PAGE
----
Dr. Daniel Herding
The Tutor-in-the-Loop Model for Formative Assessment (April 2013)
Closed exercise types like multiple-choice tests are widespread in higher education, especially for purposes of summative assessment. However, they cannot be considered learner-centric because they do not allow individual solutions. In contrast, assessing open-ended tasks is considerably more complex. ITS, short for Intelligent tutoring systems, aim at giving individual feedback fully autonomously, but due to their high development cost, they are available only for few domains.
This thesis presents the tutor-in-the-loop model, which follows an alternative, semi-automatic approach to formative assessment. It combines automatic and tutorial feedback with the goal of letting the computer give feedback to standard solutions and typical mistakes. Students who need additional help or who have come up with extraordinary solutions can request feedback from their tutor. The students' interactions with the electronic exercises are recorded to help the tutor comprehend their solution processes. This log data can also be used to perform learning analytics: all logs of a course can be analyzed to detect common mistakes or to detect students who may need help.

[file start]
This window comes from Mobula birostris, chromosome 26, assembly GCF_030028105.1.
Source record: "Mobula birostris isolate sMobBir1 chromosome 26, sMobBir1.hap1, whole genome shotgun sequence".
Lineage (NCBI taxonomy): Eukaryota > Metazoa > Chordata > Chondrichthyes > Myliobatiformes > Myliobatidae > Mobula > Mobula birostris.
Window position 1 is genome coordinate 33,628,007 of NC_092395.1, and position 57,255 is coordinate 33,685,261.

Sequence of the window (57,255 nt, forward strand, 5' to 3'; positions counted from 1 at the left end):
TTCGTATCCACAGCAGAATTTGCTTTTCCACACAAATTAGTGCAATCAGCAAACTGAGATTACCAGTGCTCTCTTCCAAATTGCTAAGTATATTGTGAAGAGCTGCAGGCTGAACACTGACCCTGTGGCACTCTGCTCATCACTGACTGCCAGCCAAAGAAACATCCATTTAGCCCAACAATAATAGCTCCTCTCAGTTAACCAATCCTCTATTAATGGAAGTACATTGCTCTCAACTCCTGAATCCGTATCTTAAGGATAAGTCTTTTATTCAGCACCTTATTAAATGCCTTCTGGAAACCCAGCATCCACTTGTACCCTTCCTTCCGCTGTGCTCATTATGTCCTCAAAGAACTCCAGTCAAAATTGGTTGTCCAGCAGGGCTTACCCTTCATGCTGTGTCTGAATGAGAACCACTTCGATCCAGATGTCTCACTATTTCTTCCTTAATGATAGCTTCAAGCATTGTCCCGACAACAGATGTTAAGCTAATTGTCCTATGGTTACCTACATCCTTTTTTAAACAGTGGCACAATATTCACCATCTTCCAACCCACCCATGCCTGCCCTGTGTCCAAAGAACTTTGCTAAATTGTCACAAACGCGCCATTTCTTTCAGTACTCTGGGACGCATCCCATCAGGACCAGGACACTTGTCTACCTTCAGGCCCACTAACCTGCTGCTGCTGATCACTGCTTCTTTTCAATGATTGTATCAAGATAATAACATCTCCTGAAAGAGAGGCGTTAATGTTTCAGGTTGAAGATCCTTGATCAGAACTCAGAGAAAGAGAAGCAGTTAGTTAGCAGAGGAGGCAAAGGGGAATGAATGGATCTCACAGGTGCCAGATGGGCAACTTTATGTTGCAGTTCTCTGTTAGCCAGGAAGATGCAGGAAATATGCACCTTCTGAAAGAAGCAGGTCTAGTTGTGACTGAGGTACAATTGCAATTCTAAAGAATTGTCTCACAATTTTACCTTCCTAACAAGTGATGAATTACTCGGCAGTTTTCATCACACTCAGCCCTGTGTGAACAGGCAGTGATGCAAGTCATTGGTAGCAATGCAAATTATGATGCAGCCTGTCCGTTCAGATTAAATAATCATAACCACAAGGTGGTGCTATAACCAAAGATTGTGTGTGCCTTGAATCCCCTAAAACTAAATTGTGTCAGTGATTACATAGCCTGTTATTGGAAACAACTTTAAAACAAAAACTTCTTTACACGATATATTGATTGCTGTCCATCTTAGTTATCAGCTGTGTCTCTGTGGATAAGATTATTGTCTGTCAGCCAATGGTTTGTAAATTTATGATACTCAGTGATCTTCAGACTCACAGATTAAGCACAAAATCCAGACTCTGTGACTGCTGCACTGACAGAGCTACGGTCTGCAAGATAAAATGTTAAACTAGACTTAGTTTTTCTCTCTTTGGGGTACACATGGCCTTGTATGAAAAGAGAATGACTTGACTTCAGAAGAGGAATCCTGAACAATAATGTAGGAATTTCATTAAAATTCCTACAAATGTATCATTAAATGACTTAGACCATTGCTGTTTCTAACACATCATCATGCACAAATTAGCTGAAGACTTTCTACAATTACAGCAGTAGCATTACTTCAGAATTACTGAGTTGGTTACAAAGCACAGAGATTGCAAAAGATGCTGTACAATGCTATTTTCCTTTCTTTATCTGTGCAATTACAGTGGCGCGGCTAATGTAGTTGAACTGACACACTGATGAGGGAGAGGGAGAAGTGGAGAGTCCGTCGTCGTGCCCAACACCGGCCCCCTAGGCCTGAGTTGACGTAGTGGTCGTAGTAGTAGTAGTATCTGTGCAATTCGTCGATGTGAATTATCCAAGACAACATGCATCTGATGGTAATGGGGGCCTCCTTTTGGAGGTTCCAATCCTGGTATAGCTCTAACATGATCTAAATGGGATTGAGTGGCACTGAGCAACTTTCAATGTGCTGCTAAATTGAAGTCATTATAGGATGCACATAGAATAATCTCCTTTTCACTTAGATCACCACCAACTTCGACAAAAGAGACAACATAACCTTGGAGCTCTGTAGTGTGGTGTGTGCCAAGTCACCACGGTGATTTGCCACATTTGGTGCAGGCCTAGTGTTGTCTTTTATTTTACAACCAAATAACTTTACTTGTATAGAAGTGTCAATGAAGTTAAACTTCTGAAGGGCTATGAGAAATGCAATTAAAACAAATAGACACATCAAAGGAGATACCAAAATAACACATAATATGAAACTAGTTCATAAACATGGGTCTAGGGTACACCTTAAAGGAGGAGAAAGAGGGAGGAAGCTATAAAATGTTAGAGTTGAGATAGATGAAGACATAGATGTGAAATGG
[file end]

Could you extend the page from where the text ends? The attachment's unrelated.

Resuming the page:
Various systems were developed to evaluate the tutor-in-the-loop model. A general framework was realized to cover aspects of automatic feedback which learning applications have in common. Several proofs of concept were implemented to show the applicability of the framework in different contexts. Finally, a logging component was realized based on an existing capture and replay toolkit. Evaluations showed intrinsic drawbacks of this toolkit in terms of deployment and analytics support. Therefore, it was replaced by a new system for logging and learning analytics.
During evaluations it was found out that, while learners indeed access automatically generated feedback when necessary, some are reluctant to request feedback from their tutors. Privacy concerns were a major impediment to tutorial feedback requests. Still, several students contacted their tutors, and their questions could be answered with the help of the solution process logs.